Honolulu, June 24, 2011 – The commitment has been made. The goal set. The numbers published. Holding to its pledge to combat homelessness, the Diocese of Honolulu will take the lead in creating or preserving 720 units of affordable housing by the end of 2013.

After several years of discussion and planning, Bishop Larry Silva announced in a May 10 letter that he has “wholeheartedly approved” a plan that engages parishes in “constructing, restoring, converting or preserving” housing for households that earn less than 30 percent of Hawaii’s average median income.

The Homeless Affordable Housing Plan, which the bishop called “a compilation of many peoples’ best ideas,” was written by the diocese’s Office for Social Ministry and Office of Affordable Housing.

The bishop received the detailed 17-page document in April. He approved it on May 10, the feast of St. Damien. Its implementation begins this month.

The plan brings together a dozen different projects intended to result in permanent housing for the poor — ventures that include renovating idle government housing to preventing foreclosures to retrofitting old convents.

The strategy has the diocese collaborating with four groups to achieve these goals: the government, private landlords and developers, non-profit organizations, and Catholic parishes and religious orders that own property.

The diocesan entities implementing the plan are the Office for Social Ministry, the new HOPE Services Hawaii, Catholic Charities Hawaii and individual parishes.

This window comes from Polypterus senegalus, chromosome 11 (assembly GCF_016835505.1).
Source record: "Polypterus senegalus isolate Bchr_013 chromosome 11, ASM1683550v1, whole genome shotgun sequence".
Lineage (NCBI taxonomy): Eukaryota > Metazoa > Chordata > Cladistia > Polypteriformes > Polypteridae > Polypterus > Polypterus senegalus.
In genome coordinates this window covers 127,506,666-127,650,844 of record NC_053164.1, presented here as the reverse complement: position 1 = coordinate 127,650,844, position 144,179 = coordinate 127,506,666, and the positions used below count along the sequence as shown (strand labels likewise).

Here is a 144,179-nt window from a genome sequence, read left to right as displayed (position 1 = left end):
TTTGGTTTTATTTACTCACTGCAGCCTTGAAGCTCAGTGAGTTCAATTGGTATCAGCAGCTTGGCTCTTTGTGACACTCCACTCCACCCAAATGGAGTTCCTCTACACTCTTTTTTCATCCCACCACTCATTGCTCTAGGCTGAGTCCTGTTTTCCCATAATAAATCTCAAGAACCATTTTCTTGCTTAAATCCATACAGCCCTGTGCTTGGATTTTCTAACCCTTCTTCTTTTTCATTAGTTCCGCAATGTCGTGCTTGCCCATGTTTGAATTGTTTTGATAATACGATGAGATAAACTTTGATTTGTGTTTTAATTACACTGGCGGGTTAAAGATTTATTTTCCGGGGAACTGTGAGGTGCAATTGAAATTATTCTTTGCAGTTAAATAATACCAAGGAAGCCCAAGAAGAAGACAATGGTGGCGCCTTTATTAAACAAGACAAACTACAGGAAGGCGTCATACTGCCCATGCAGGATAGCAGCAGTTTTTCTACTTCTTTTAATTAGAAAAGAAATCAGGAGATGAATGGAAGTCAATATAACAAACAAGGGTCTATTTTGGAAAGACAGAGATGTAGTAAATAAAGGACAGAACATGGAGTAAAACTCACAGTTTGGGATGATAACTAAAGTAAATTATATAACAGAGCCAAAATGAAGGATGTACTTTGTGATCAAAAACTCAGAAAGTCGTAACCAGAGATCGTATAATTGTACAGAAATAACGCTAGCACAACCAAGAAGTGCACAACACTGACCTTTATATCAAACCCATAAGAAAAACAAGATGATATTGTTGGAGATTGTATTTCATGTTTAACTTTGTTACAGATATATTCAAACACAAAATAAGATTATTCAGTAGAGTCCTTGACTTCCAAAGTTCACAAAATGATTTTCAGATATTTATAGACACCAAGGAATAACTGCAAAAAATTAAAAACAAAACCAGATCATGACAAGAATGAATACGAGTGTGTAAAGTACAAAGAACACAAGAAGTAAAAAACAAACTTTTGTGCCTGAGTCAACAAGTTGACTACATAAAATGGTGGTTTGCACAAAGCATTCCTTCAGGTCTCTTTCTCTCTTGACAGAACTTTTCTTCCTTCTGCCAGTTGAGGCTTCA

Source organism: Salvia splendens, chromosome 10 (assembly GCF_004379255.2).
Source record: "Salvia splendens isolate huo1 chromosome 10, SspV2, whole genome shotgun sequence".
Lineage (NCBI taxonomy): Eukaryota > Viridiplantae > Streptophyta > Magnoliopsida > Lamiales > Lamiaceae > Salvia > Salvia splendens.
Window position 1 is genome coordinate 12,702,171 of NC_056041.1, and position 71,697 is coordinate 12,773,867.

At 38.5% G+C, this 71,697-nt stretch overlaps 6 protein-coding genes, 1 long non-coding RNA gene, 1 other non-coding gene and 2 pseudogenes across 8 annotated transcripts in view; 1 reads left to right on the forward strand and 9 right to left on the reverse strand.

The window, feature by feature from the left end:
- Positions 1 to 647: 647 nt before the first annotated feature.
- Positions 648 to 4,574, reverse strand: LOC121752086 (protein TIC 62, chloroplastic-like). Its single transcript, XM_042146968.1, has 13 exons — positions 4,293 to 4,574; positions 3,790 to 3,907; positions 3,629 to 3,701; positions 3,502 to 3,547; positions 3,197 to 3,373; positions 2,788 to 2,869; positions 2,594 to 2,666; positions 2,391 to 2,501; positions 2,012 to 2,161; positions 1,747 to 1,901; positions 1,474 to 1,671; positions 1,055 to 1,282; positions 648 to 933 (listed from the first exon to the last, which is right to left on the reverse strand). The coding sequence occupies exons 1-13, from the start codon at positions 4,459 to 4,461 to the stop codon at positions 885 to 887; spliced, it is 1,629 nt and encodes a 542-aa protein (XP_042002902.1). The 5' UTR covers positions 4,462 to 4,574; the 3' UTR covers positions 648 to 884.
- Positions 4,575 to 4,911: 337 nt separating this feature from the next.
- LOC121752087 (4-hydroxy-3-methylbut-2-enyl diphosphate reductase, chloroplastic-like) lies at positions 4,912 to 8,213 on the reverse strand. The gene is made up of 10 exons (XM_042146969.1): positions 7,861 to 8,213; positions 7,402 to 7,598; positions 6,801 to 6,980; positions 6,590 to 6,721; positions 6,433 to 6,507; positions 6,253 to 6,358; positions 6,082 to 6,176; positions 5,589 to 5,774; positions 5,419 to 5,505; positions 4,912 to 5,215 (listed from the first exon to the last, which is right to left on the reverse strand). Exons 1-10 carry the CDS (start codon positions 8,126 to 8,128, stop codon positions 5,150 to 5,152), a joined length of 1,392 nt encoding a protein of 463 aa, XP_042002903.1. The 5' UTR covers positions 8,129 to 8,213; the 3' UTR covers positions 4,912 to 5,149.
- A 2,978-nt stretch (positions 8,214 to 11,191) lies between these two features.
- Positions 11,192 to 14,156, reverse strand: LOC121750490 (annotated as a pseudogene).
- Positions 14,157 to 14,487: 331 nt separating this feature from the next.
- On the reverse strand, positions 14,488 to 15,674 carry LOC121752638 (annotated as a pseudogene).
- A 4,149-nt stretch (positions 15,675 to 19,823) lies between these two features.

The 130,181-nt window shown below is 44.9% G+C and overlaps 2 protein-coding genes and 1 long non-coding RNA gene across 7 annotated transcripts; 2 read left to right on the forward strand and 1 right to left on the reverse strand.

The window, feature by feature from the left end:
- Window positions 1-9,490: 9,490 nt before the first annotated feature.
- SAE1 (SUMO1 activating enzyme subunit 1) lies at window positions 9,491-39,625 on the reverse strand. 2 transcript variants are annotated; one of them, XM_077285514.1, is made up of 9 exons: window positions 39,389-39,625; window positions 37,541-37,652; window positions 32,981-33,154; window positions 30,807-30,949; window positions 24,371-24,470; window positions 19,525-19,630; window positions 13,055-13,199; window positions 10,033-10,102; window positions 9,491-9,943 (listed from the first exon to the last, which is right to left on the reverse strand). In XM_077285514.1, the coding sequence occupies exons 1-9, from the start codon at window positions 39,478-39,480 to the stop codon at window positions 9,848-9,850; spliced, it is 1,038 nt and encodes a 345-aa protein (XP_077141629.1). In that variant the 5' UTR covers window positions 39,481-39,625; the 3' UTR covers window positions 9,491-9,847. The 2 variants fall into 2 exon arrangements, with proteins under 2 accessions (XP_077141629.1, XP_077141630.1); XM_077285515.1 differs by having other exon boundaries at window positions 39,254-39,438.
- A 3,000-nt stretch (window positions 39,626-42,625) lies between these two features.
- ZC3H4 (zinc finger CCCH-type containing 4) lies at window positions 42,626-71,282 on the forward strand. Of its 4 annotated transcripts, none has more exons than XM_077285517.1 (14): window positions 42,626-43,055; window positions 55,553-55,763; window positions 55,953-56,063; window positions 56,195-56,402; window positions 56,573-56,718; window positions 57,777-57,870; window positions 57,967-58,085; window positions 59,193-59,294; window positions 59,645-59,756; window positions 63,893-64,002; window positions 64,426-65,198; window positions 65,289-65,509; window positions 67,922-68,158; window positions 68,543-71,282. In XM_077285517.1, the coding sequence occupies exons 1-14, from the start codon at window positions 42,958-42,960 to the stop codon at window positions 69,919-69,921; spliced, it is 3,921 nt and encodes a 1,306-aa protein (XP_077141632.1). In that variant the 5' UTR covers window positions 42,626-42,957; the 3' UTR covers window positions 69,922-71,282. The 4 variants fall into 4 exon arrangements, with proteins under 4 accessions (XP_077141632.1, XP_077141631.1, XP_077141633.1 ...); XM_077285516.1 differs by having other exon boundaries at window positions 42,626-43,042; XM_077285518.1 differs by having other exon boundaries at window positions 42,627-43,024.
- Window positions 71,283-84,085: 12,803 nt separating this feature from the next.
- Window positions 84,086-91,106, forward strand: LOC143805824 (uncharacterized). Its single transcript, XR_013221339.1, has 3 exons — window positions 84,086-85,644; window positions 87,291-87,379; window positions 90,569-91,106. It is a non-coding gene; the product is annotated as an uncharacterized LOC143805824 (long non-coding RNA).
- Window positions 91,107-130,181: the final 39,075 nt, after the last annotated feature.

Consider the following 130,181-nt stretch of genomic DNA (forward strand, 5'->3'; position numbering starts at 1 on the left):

According to Blessed Sacrament Father Robert Stark, resource developer for the Office for Social Ministry, the plan was created from the compilation of many projects, partners and approaches.

“Many of the projections were based on conversations with various partners regarding their past results, current capacity and future plans,” he said in an e-mail to Hawaii Catholic Herald.

“Other projections were based on efforts to create new programs that will start small and grow over time,” Father Stark said.

Here are some of the projects proposed:

Renovation of public housing

The Office for Social Ministry and the Office for Affordable Housing will revive Volunteers Instilling Pride (VIP), a grass-roots initiative that renovated and put back into service more than 200 vacant Hawaii Public Housing Authority units on Oahu from 2007 to 2009. The Housing Authority operates 6,000 units, of which about 400 are in disrepair and unoccupied. The first VIP project is tentatively scheduled to begin this month on Oahu. Goal: 150 units by 2013.

Acquisition of Pauahi Hale

Discussion is underway for a Catholic entity to acquire and operate Pauahi Hale, a 77-unit affordable housing complex in downtown Honolulu owned by the City and County of Honolulu and now up for sale. Being considered as possible developers are Catholic Charities Hawaii Development Corporation, HOPE Services Hawaii, or Mercy Housing, a national organization. Goal: 77 units by 2012.

Big Island Tenant Solutions

Tenant Solutions is a program of HOPE Services Hawaii that helps private landlords take in low-income tenants with the help of Section 8 vouchers, government financial assistance for households making less than 30 percent average median income. Since 2005, Tenant Solutions has recruited, assisted and supported more than 250 landlords who contributed over 500 units as affordable housing. Goal: 75 units by 2013.

Habitat for Humanity